“Pilots really like maneuverability, and the fact that the aircraft recovers so well from a departure allows us to say [to the designers of the flight control system laws], ‘you don’t have to clamp down so tight,’” says Nelson. Departure resistance was proven during high angle-of-attack (AOA) testing, which began in late 2012 with the aircraft pushing the nose to its production AOA limit of 50 deg. Subsequent AOA testing has pushed the aircraft beyond both the positive and negative maximum command limits, including intentionally putting the aircraft out of control in several configurations ranging from “clean” wings to tests with open weapons-bay doors. Testing eventually pushed the F-35 to a maximum of 110 deg. AOA.”
            http://aviationweek.com/defense/f-35-flies-agains

        • blight_

          Indeed, it’s a sign of how prolonged development can result in state of the art systems being left behind in the dust. It a sign of why “modular works”. Remove old target pod, install new target pod. Things that are tightly integrated are also a pain in the neck to remove: which is why open standards and modularity were pushed with LCS.

          Fun how we go modular in one direction and tightly integrated in the other.

      • citanon

        The F-35 has huge stealth and sensor fusion advantages versus the SU-35, but without the F-22’s kinematic advantages, it probably needs better missiles to take full advantage. I think that will be the next step in the F-35 story. Even better kinematics and improved guidance over the AMRAAM-D.

        Also, it seems to me that with the right missile (eg, the Lockheed SACM concept), a _group_ of _networked_ F-35s will be the most lethal combatants around in the BVR-WVR transition.

  • citanon

    I love how the article call it a “fact sheet” when its in fact packed full of the purest fiction. It’s as if they hired Baghdad Bob to write their sales materials.

    • blight_

      They need to convince generalissimos to buy it.

  • Adman

    Although the author of the “fact sheet”, maybe be full of “sheet”, it still makes me with the F-22 line was still rolling strong.

  • Benjamin

    I think the better question is how will it do against an F-15 or F-16? There still are large quantities of those aircraft in service. Most of which have not been upgraded enough to be on par with the Su-35. I imagine that we could rather easily develop improved versions of the engines and radars on those aircraft rather cheaply that would make a big difference if a pilot is in a life or death struggle.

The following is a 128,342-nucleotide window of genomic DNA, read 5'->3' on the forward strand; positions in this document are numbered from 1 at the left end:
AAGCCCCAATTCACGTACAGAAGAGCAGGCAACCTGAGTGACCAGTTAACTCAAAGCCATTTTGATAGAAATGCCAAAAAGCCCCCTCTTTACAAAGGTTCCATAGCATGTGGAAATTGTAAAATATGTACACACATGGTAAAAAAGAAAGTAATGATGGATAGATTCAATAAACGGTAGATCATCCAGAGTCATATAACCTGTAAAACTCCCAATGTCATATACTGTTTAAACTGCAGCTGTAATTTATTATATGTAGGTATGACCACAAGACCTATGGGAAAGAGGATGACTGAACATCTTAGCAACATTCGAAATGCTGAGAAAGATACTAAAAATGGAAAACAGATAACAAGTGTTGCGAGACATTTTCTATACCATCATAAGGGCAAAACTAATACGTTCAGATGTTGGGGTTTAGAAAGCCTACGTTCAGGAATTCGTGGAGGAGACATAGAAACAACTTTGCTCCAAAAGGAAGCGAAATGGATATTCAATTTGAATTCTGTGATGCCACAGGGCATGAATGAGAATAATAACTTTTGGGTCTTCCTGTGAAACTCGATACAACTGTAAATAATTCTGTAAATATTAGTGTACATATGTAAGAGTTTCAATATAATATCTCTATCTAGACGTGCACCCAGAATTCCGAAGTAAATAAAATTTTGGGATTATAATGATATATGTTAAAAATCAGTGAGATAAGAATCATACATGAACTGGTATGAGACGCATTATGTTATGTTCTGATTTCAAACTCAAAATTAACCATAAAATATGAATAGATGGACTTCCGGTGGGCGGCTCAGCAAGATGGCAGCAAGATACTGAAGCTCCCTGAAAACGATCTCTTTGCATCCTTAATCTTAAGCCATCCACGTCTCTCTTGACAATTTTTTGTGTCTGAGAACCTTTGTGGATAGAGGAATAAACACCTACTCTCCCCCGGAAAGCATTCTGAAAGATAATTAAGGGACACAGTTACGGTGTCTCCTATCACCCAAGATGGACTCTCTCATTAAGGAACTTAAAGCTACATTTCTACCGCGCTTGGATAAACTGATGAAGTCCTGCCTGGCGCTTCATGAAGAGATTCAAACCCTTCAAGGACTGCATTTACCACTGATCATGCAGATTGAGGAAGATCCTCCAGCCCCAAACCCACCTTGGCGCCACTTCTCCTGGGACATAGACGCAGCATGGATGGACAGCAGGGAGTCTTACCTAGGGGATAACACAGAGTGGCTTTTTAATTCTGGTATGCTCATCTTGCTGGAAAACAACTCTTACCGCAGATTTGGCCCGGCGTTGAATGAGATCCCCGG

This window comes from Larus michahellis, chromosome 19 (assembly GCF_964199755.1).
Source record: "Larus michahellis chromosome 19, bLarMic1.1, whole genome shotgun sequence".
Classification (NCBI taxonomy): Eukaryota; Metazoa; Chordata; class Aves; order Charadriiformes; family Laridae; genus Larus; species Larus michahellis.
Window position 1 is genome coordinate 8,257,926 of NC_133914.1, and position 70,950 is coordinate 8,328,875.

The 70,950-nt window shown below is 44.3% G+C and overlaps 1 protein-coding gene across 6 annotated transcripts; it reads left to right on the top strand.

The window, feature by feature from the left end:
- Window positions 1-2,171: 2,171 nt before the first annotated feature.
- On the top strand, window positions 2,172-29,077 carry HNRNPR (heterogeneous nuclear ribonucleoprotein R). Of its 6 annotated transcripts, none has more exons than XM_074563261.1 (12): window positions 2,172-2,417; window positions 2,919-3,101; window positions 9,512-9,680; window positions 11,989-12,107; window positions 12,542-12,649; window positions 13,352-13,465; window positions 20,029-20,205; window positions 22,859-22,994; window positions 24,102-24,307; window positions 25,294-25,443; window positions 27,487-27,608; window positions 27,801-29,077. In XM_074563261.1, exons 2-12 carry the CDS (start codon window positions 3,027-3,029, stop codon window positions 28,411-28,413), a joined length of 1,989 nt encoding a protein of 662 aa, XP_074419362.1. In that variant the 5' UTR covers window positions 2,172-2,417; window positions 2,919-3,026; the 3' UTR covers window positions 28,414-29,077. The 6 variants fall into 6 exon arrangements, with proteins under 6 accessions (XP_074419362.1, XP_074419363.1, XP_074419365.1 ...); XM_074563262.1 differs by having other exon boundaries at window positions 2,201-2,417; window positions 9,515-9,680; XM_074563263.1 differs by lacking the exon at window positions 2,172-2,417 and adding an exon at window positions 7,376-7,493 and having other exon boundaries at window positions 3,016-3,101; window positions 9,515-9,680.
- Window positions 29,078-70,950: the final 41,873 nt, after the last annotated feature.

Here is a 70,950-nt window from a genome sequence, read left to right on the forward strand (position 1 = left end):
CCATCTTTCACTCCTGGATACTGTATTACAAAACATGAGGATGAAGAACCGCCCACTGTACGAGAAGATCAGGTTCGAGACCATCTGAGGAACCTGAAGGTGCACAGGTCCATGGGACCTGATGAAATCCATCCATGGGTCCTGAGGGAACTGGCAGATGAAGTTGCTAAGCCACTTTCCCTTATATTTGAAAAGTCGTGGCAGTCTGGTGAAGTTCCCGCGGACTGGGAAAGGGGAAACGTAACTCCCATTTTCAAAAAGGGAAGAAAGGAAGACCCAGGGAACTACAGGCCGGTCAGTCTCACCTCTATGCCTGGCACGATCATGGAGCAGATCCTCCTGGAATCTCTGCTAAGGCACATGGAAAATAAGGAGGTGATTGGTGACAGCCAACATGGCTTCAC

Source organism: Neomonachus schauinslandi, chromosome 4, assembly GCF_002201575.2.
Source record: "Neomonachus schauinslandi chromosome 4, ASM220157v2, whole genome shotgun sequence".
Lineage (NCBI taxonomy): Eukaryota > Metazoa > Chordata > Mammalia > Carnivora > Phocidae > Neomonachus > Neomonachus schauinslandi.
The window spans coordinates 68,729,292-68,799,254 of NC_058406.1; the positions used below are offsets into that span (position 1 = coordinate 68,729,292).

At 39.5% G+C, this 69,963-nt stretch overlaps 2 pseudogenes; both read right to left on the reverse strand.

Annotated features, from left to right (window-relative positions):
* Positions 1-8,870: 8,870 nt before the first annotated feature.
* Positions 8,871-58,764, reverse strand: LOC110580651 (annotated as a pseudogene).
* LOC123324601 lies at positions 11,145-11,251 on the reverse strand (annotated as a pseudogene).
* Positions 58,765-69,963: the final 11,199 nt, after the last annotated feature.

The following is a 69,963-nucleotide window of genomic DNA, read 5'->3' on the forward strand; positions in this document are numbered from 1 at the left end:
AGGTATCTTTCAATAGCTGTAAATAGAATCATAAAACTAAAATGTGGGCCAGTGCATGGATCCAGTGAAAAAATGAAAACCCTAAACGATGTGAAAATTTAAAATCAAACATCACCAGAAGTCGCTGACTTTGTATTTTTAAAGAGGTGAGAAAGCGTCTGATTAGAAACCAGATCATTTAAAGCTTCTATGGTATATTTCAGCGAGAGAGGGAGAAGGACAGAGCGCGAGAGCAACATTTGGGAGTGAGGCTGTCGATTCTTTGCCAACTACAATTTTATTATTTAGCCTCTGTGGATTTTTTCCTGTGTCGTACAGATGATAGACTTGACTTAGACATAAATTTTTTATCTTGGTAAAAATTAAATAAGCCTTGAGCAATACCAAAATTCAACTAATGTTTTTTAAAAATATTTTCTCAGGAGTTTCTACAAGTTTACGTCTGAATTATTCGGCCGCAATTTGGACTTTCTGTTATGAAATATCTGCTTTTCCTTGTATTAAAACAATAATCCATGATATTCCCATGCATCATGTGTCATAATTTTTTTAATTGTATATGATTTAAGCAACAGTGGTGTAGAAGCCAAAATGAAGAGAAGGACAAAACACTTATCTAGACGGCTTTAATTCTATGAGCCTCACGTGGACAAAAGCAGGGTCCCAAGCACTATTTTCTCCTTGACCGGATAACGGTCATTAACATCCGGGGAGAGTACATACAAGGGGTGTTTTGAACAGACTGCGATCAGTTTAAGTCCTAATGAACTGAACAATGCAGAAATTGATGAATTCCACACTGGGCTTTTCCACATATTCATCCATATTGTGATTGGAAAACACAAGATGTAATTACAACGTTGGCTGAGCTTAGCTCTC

• miles

    So I guess China’s Vaunted 5th Gen fighters are inferior to the second and third 5th gen fighters, (F-35/PAK-FA) and so they have to pay the Russians to slap together a 4th+++ gen fighter to compete.

    • citanon

      They bought 24 to see how the latest Russian hardware stack up, to learn from those aircraft, and to have a nice bridging force as they build up their 5th gen.

      It’s like what the Navy is doing with buying more Super Hornets and Growlers.

      It’s hard to read from that what the status of their 5th gen program is. In all likelihood they are facing a much steeper learning curve than we had on the F35, but that doesn’t mean it’s failing. Given how much money they have and their industrial base, we should expect them to eventually succeed.

  • miles

    I meant 4+++ gen fighter.

  • Laker8

    The Russians were smart to only sell them 24. You know they are just going to take them apart and build their only like they did when Russia sold them Su-27’s.

    • ronaldo

      No worries Laker 8, the Russians wanted to sell them more than 24 planes. And of course they know that the China is going to build their own version of the ’35. Do you think they have something else in mind ?

      They have a better grasp of the situation than you do and their strategy is certainly different.

  • Curt

    But wait, isn’t the J-20 better than anything available, even a F-22 or F-35? And it will be available yesterday and be FREE! Why would they need these?

    • ronaldo

      Do you know something about the relative capability of the J-20 that the rest of us don’t ? It seems to me that the Chinese are doing something really intelligent by not putting all of their eggs in the basket of developmental designs.

      They have the luxury of choices. (Sort of like we had in WW2 fighters, no ?) that comes with a big budget.

      • Curt

        If the claims about the J20 were true, China would have no need to buy 24 SU-35s that will be a logistics nightmare. This clearly smacks as a way to get the latest Russian gear to copy, not a means of diversification. The J-11 is a copy of the SU-27 just as the J-15 is a copy of the SU-33. Why not update those designs if you want diversification, that’s all a SU-35 is after all. I think the Chinese know what they have with the J-20 and it appears they are less than impressed.

        • Dfens

          It amazes me how so many people can know so much about what the f’ing communist Chinese are doing and why, and at the same time they don’t have the faintest idea what is happening in their own backyard.

  • Lance